Monday, June 29, 2015

Remembering Jerry Garcia and sleeping in a caboose…

Memories are funny things.  Ask any American who was alive at the time and they can probably tell you just where they were when they heard that President Kennedy was shot and killed in Dallas or exactly what they were doing when they learned about the 9/11 Tragedy.  

But how many of you can remember the exact circumstances of where you were and what you were doing when you learned Jerry Garcia died?

That particular memory was jogged for me this morning as I was reading in the newspaper about the Grateful Dead’s Final Farewell Tour.  You know, I’ve always liked the Grateful Dead’s music, but I am by no means a Deadhead.  During the years when they were at the height of their popularity and Jerry Garcia was still around, I was busy with the everyday stuff of life:  getting married, working, having and raising kids and trying, often unsuccessfully, to act like an adult.  In other words, I was moving along in my life as many people do and I just didn’t have the time.

But I remember the day Jerry Garcia died better than many days that have far more personal significance in my life.  And that’s because the night of the day that he died, Greg, Carrie, Evan and I slept in a caboose.  Yes, the four of us spent a night in a caboose at the Caboose Motel in Avoca, New York on our way home to Massachusetts from our annual trip to Ohio AND, I must say, it was darn cool.
  We enjoyed it thoroughly.

The next morning while eating breakfast at a nearby diner, I spied the newspaper with the headlines announcing that Garcia was dead and the Dead’s song Casey Jones popped into my head – “Driving that train, high on cocaine…”  The night I had just spent in the train and Garcia’s death managed to stick together in my memory and to this day, nearly 20 years later, the association lives on in my mind.  Mention Jerry Garcia and if I close my eyes, I can see the insides of that train car, the way it felt to sleep somewhere so unusual and the way the kid looked and acted.  Carrie had just turned 11 and Evan was soon to turn 9.  They were so cute.  Those are the little mundane things that are really important to me when all is said and done – those ghosts of happy memories.

On an everyday basis, I don’t have and never have had a good capacity to retain memories.  These days, like a lot of people my age, I walk into a room and wonder what the heck I am doing there.  If I don’t always put my phone in the same place, there’s a pretty good chance I will spend a lot of time searching and searching and searching.  I don’t always remember people’s names after I’ve met them – sadly, even after I’ve met them a number of times and truly like them.

  But I bet that till the day I die, I will remember where I was on the day that Jerry Garcia died.

Here are a few pics I just remembered:

Friday, June 26, 2015

Willy-nilly Friday 5: Birthday Edition

1.  So yesterday was my birthday – which one is not really relevant.  It’s enough to say that I’m not getting any younger.  We had tickets for a day game at Fenway Park to watch the Red Sox.  In baseball, as in life, hope springs eternal and I was hoping for a win to add to my scorebook.  (Yes, I am a baseball nerd and I do keep score when I go to the games.  My scorebook is one of my favorite things in life.) Well, there was no luck at Fenway yesterday since the Sox lost 8-6, but it was a good day at the ballpark nonetheless.  And as the famous line goes, “There’s no crying in baseball,” which is a damn good thing, because otherwise we’d be crying a lot this year.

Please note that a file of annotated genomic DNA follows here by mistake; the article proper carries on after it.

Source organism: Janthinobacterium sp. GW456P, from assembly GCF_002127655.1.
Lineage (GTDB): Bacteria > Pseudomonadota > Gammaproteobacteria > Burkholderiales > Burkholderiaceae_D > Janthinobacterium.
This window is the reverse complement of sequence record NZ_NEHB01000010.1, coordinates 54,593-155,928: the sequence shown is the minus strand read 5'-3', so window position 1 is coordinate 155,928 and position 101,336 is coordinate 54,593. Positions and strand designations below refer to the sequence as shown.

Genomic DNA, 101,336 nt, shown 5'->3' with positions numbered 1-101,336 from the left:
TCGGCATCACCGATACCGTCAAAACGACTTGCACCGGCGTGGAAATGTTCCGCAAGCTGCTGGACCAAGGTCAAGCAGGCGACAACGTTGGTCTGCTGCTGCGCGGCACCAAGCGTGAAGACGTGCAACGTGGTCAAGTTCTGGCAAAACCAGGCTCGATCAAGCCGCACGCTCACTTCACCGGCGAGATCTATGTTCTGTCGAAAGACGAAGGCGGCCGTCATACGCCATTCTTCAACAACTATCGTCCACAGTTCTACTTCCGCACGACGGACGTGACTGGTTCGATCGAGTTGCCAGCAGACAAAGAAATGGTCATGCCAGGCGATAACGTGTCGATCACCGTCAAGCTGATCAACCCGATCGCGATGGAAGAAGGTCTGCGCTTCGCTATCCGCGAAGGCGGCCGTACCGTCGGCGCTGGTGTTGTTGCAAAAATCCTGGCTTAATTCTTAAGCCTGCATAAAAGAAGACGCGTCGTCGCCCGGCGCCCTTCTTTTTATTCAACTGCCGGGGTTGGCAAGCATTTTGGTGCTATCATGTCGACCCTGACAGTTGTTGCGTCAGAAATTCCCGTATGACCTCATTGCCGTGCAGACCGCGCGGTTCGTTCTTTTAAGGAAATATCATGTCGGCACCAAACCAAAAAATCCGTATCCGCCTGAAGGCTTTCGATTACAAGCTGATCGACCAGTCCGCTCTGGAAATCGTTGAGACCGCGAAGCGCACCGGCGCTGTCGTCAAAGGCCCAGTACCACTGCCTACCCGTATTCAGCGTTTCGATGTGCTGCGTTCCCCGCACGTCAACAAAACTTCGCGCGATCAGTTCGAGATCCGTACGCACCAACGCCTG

2.  The other day I saw on Facebook that the Boston Museum of Fine Arts had a photography exhibit that I really wanted to see.  The exhibit is called In the WakeJapanese Photographers Respond to 3/11.  In case you can’t recall the date, it is the day, March 11, 2011, that the tsunami hit the coast of Japan leaving so much devastation behind.  I was interested in this because I recently did a bit of research on the subject for a talk I gave in April as part of a Sunday service at our church concerning radiation in our everyday lives.  The continuing damage resulting from the meltdown of the Fukushima Daiichi nuclear power plant is frightening and horrible, but that is beside my point here.  Going to see the exhibit, which was very touching and well worth a visit, encouraged us to park at the museum and walk to Fenway.  It’s a pleasant walk through a beautiful part of Boston.  On the way, I managed to snap this picture of The Prudential building reflected in one of the fens.

3.  After the game, while we were walking back to the car, I noticed this plaque embedded in the sidewalk next to tables with chess boards embedded in them:

A little research got me an explanation of why it is there.  David Woodman is a young man who died during the celebration of the Boston Celtics winning a championship.  They say that he was willing to give up his coat to the homeless he encountered and loved playing chess with them.  I think we would all benefit from remembering that, at the end of the day, we do all end up in the same box.

4.  Speaking of boxes, on the way out of Boston we passed by the House of the Harvard Club of Boston.  There’s a box I wouldn’t fit in either now or at the end of the day.

5.  Because of some pretty nasty Boston traffic, we got home much later than anticipated, so to cap off the night, Greg and I took the five minute drive over to our local Uno’s Pizzeria and I celebrated getting older with an Ultimate Margarita and half a flatbread pizza.  The good thing about that is that our friend and expert musician Jared Fiske was performing there that night.  That was the icing on my non-existent birthday cake.

Oh, by the way, here's me in a pretty bad selfie that I took while sitting in traffic in Boston yesterday.  I was pretty beat from all we did during the day so I look a little on the put-out side, but I wasn't unhappy -- just tired.  But today I am a very happy person thinking about the Supreme Court ruling allowing gay marriage in this country.  Even though I've been around for a good long while, I still feel that life is too short to deny  all consenting adults the happiness of love and marriage if they want it.  Thanks, SCOTUS!

Linking up with Around Roanoke's Willy-nilly Friday 5!

Around Roanoke

Wednesday, June 24, 2015

Through the Smokies...

As we left the cabin we called home for a week, we motored past the kudzu-covered silos that we passed every day that week on our way out of the neighborhood.  We drove down through Cherokee, North Carolina to the Blue Ridge Parkway.

The vistas were marvelous and it didn’t take very long for us to realize that the Great Smoky Mountains are called the Great Smoky Mountains for a reason.

After a while, we got on the interstate and headed for home.  It was a wonderful week with good friends in a very beautiful part of this country.